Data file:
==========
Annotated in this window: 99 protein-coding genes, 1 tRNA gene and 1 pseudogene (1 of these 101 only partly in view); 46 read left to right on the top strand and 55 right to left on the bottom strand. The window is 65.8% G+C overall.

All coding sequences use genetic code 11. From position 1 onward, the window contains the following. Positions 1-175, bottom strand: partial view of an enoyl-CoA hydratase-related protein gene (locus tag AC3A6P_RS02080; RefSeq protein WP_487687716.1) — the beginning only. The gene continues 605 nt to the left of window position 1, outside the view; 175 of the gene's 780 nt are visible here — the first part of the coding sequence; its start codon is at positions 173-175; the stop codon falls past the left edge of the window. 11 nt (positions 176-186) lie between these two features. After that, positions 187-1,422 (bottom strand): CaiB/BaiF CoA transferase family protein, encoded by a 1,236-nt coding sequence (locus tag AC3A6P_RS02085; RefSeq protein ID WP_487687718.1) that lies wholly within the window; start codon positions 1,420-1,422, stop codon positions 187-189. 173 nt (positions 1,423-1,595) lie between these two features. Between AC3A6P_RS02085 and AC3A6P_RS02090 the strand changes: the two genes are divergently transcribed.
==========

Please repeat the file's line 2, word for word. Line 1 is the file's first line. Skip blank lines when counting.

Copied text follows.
All coding sequences use genetic code 11. From position 1 onward, the window contains the following. Positions 1-175, bottom strand: partial view of an enoyl-CoA hydratase-related protein gene (locus tag AC3A6P_RS02080; RefSeq protein WP_487687716.1) — the beginning only. The gene continues 605 nt to the left of window position 1, outside the view; 175 of the gene's 780 nt are visible here — the first part of the coding sequence; its start codon is at positions 173-175; the stop codon falls past the left edge of the window. 11 nt (positions 176-186) lie between these two features. After that, positions 187-1,422 (bottom strand): CaiB/BaiF CoA transferase family protein, encoded by a 1,236-nt coding sequence (locus tag AC3A6P_RS02085; RefSeq protein ID WP_487687718.1) that lies wholly within the window; start codon positions 1,420-1,422, stop codon positions 187-189. 173 nt (positions 1,423-1,595) lie between these two features. Between AC3A6P_RS02085 and AC3A6P_RS02090 the strand changes: the two genes are divergently transcribed.